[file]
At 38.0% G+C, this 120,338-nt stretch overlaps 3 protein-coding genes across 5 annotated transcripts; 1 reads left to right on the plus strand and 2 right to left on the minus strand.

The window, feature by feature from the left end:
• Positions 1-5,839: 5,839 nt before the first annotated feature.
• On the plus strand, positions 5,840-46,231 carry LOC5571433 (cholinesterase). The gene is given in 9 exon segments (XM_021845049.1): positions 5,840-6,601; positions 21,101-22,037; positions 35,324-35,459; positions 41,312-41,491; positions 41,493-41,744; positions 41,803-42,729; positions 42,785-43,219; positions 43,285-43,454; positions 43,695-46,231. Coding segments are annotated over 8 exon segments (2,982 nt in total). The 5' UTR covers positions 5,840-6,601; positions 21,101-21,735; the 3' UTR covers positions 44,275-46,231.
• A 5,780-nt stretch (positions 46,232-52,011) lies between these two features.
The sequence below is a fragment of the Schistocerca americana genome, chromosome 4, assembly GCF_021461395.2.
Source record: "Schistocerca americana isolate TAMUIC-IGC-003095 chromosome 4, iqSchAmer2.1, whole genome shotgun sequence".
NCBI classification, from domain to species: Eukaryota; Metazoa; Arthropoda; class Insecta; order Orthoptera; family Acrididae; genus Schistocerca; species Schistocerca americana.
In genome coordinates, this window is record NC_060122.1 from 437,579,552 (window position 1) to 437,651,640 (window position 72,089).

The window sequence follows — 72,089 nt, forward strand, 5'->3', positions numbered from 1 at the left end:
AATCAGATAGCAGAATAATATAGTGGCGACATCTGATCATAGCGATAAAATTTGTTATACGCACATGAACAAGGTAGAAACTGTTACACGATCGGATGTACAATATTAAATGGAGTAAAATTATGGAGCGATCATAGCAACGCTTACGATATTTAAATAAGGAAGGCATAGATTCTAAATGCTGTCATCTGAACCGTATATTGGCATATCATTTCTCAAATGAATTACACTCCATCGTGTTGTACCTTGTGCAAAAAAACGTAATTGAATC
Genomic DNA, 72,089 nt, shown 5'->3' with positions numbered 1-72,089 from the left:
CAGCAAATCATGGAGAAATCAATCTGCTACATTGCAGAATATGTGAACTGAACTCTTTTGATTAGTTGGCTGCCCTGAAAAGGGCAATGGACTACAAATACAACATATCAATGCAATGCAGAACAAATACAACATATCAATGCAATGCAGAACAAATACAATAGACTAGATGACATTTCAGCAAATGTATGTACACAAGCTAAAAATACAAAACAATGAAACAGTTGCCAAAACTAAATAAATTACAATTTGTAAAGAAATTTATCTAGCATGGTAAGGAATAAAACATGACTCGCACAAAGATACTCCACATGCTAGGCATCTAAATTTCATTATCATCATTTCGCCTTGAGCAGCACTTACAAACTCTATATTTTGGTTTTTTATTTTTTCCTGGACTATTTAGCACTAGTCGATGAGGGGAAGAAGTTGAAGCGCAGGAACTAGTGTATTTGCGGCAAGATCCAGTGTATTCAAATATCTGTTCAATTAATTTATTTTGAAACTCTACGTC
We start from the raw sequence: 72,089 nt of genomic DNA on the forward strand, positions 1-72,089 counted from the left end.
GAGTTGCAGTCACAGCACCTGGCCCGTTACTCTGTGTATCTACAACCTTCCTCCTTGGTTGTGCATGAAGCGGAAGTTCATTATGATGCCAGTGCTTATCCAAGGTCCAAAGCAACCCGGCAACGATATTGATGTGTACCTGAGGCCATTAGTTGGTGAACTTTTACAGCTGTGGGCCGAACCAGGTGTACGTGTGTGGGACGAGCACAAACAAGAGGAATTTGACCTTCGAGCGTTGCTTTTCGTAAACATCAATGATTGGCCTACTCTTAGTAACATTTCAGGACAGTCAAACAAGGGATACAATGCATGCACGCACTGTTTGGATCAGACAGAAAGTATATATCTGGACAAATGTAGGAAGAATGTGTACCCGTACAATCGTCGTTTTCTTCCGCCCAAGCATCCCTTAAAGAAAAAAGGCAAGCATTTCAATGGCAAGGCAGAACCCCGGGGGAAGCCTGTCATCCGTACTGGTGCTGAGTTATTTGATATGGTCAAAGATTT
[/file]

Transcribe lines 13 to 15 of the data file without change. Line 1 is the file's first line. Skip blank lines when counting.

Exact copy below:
CAGCAAATCATGGAGAAATCAATCTGCTACATTGCAGAATATGTGAACTGAACTCTTTTGATTAGTTGGCTGCCCTGAAAAGGGCAATGGACTACAAATACAACATATCAATGCAATGCAGAACAAATACAACATATCAATGCAATGCAGAACAAATACAATAGACTAGATGACATTTCAGCAAATGTATGTACACAAGCTAAAAATACAAAACAATGAAACAGTTGCCAAAACTAAATAAATTACAATTTGTAAAGAAATTTATCTAGCATGGTAAGGAATAAAACATGACTCGCACAAAGATACTCCACATGCTAGGCATCTAAATTTCATTATCATCATTTCGCCTTGAGCAGCACTTACAAACTCTATATTTTGGTTTTTTATTTTTTCCTGGACTATTTAGCACTAGTCGATGAGGGGAAGAAGTTGAAGCGCAGGAACTAGTGTATTTGCGGCAAGATCCAGTGTATTCAAATATCTGTTCAATTAATTTATTTTGAAACTCTACGTC
We start from the raw sequence: 72,089 nt of genomic DNA on the forward strand, positions 1-72,089 counted from the left end.
GAGTTGCAGTCACAGCACCTGGCCCGTTACTCTGTGTATCTACAACCTTCCTCCTTGGTTGTGCATGAAGCGGAAGTTCATTATGATGCCAGTGCTTATCCAAGGTCCAAAGCAACCCGGCAACGATATTGATGTGTACCTGAGGCCATTAGTTGGTGAACTTTTACAGCTGTGGGCCGAACCAGGTGTACGTGTGTGGGACGAGCACAAACAAGAGGAATTTGACCTTCGAGCGTTGCTTTTCGTAAACATCAATGATTGGCCTACTCTTAGTAACATTTCAGGACAGTCAAACAAGGGATACAATGCATGCACGCACTGTTTGGATCAGACAGAAAGTATATATCTGGACAAATGTAGGAAGAATGTGTACCCGTACAATCGTCGTTTTCTTCCGCCCAAGCATCCCTTAAAGAAAAAAGGCAAGCATTTCAATGGCAAGGCAGAACCCCGGGGGAAGCCTGTCATCCGTACTGGTGCTGAGTTATTTGATATGGTCAAAGATTT